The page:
Another initiative they diverted their focus to in the early 2000s was solar energy.

There were only 76 rooftop solar installations in Utah in 2006, Amy Joi O’Donoghue reported for the Deseret News. Since then, installations have risen in popularity and, as of March last year, 50,000 homes and businesses are solar-powered after the nonprofit “streamlined interconnection and improved net-metering,” a billing system that credits solar energy system users for the energy they add to the grid, according to the Solar Energy Industries Association

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Brandy Smith, Utah Clean Energy Communications Director, speaks at a press conference advocating for fair solar rates for Utah homes.

Utah Clean Energy

The non-profit continued creating factsheets about renewables, presenting to the legislature and traveling around the state to educate rural governments about their energy options. 

One lawmaker to see the group in action was state Rep. Joel Briscoe, D-Salt Lake City, who appreciates the group’s willingness to educate policymakers and its ability to stay focused on big goals. 

“They understand the importance of having friends on both sides, working with legislators across the political spectrum,” Briscoe says.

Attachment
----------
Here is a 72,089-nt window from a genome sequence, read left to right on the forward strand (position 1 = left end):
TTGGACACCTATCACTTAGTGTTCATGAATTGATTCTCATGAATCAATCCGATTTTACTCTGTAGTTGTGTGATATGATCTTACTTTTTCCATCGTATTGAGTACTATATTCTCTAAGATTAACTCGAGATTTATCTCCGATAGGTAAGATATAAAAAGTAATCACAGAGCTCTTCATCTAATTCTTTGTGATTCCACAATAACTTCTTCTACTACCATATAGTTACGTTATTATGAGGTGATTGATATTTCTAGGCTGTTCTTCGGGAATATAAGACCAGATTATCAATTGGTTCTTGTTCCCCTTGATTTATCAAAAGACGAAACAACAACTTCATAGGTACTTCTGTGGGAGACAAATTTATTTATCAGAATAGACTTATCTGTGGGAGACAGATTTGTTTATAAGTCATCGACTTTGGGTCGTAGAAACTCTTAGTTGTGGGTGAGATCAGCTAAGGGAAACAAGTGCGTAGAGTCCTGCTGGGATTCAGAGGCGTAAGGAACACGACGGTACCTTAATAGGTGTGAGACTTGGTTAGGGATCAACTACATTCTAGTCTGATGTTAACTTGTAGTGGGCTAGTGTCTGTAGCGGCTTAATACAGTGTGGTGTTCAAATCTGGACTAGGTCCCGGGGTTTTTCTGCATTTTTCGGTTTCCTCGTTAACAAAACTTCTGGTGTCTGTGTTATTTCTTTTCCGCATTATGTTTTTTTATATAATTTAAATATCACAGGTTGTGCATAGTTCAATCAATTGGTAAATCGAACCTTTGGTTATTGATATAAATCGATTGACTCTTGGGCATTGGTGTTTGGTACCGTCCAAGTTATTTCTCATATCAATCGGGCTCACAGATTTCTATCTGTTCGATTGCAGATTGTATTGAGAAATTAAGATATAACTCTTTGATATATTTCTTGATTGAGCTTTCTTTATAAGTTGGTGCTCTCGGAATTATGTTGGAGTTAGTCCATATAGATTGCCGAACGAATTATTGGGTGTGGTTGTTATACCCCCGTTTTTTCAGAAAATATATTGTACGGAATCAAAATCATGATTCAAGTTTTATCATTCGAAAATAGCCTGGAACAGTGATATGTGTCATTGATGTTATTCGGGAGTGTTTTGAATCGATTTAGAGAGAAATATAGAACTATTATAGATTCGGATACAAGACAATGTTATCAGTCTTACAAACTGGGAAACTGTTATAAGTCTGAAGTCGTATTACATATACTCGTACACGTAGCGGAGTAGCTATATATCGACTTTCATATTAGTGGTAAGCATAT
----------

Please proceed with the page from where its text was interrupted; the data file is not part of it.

Walkin’ the talk

Electric vehicles are a big part of the clean and green future, which is why the technology’s adoption is crucial for the group. 

“The reason is, electric vehicles have no tailpipe emissions, they’re an incredible air quality solution, not to mention a climate change solution,” explained Smith during a Zoom call in May. 

In 2016, Utah Clean Energy led the work on “tax credits, EV charging infrastructure, and an EV community purchase program,” making the state an early adopter that led the nation. 

As the group celebrates 20 years of making a difference, it is also ready to move to a bigger, better space in downtown Salt Lake City as they continue to advocate for available renewables that can power ultra-energy-efficient homes, and electrify transportation systems.

Officially named the “Climate Innovation Center,” the building will not only house the Utah Clean Energy staffers but also serve as a “laboratory” for climate solutions, the group said in a press release. 

“It’s going to be a community space,” says Smith, adding that they hope to invite stakeholders and partners in their work to create a cleaner future.

Although construction is still underway, their new home is set to feature state-of-the-art, net-zero design, making it one of the city’s most energy efficient buildings, the perfect place to work on their mission to create a future.

The building was previously a hair salon, constructed in the 1950s.

“It hasn’t been renovated,” she says. “So, it needs and deserves the TLC that we’re gonna give it.”

Note: Celebrate two decades’ worth of influence on energy policy with Utah Clean Energy on Sept. 8. Buy your tickets here.